Relationships between achievement goal orientation, perceived competence, and organized sports. A cluster analysis of Finnish children

Ville Kallinen *, Timo Jaakkola *, Kaisu Mononen **, Minna Blomqvist **, Asko Tolvanen ***, Heikki Kyröläinen *, Marc Lochbaum **** and Niilo Konttinen ****

(*) University of Jyväskylä, Faculty of Sport and Health Sciences
(**) Research Institute for Olympic Sport, Jyväskyla, Finland
(***) University of Jyväskyla, Dapartment of Psychology, Jyväskyla, Finland
(****) Texas Tech University, USA

The primary aim of the present study was to identify motivational profiles of Finnish children, and the extent to which profiles could differ from each other in terms of motivational indices. Also, relationships between motivational profiles and organized sports participation were examined. Achievement goal theory framework was used in this study. 1009 Finnish 10-year-old school children participated in this study. Four different cluster profiles were identified. Differences between motivational profiles were found in terms of motivational indices, that is, enjoyment, persistence, effort, competition enjoyment and training effort. Results revealed that children who are characterized by moderate-to-high goal orientations and perceived competence have more adaptive motivational profile towards organized sports participation. Results show that different motivational patterns start to emerge early on children’s lives and practitioners should be aware of this when planning daily practice to create desirable conditions for sustained sports participation.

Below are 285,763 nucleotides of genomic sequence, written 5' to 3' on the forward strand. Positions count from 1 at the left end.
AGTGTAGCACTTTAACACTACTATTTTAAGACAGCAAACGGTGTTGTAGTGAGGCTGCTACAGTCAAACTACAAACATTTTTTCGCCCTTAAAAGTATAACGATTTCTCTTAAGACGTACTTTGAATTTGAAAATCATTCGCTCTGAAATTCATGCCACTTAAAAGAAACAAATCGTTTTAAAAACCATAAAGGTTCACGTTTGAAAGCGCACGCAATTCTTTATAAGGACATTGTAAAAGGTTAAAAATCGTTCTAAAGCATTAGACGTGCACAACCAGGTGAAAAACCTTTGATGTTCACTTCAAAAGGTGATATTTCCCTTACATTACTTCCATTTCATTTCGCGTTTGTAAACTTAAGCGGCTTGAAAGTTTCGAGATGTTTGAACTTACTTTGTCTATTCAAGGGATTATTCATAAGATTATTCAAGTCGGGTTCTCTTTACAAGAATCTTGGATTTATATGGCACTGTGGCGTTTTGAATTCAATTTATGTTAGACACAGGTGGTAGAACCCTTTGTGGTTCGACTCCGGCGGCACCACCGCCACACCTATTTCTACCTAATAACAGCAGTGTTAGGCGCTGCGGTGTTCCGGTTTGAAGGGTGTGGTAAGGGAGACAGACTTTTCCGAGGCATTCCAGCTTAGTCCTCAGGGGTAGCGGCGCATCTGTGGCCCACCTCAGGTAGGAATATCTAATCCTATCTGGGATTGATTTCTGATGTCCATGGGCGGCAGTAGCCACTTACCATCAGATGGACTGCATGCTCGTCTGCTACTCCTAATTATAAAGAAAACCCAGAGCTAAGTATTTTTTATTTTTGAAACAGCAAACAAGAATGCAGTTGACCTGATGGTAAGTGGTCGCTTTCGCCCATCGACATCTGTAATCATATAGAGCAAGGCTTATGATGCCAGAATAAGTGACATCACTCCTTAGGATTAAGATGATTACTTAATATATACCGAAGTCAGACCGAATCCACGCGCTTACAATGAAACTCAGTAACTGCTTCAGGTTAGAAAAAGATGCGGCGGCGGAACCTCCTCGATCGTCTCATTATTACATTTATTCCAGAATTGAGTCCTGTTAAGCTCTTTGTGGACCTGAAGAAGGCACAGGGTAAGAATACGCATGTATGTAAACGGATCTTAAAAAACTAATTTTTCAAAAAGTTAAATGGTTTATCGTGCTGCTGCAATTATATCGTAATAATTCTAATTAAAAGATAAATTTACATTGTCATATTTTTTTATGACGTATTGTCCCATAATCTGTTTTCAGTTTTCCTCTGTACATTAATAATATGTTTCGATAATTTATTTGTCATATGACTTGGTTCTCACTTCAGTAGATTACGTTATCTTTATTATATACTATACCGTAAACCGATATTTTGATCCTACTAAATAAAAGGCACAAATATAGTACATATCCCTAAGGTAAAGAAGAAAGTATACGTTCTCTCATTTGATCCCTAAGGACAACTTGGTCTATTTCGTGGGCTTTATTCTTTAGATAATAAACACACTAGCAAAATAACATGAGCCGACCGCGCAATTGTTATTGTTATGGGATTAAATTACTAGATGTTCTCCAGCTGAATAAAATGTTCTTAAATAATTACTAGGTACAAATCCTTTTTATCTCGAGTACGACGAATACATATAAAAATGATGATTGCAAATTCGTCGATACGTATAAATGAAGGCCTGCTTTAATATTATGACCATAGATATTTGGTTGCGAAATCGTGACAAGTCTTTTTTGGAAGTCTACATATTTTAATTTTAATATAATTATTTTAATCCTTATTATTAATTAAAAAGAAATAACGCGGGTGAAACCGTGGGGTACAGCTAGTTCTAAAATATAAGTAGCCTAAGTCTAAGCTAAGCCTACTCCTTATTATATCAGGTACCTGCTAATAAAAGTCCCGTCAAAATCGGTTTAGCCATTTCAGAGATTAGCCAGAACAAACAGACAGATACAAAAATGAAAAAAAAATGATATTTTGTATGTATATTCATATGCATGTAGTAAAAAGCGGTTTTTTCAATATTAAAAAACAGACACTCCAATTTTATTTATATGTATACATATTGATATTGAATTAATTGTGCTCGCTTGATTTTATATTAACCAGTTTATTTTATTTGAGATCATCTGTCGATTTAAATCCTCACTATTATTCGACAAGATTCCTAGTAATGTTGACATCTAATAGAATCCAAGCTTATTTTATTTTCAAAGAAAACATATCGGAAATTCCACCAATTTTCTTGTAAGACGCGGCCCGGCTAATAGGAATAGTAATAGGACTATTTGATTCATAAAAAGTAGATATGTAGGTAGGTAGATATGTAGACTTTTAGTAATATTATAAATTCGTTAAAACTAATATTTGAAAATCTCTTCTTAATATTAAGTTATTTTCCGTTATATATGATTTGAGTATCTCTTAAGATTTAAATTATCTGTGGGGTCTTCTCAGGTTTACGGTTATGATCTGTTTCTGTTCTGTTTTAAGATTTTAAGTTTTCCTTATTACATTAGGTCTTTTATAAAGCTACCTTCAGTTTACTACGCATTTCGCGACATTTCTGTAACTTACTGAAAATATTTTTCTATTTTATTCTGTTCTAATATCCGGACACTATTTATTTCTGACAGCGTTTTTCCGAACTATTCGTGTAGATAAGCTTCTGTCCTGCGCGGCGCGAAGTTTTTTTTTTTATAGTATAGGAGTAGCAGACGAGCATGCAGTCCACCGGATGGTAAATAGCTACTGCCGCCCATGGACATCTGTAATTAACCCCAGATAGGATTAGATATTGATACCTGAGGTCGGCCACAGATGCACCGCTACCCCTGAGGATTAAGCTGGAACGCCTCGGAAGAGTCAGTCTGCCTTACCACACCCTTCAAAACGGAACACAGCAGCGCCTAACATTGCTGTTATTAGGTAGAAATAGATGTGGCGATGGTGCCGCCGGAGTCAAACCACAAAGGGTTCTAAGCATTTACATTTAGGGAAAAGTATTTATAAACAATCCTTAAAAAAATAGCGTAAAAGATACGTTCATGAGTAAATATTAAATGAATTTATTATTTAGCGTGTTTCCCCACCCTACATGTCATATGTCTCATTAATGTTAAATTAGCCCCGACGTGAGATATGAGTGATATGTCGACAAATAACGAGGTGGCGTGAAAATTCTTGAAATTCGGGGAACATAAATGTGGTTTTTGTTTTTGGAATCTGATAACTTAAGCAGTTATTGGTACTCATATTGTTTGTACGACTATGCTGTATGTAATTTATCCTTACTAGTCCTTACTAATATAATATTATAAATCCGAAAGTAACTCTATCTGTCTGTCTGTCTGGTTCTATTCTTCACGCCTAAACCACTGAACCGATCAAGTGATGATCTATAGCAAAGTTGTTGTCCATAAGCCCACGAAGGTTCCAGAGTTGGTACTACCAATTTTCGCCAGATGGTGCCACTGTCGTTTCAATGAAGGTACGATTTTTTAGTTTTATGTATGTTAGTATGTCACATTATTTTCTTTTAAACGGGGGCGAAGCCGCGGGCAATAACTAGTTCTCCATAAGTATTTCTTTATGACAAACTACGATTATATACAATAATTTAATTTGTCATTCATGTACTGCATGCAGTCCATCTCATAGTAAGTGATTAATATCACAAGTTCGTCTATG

Keywords: Achievement goals, Children, Organized sports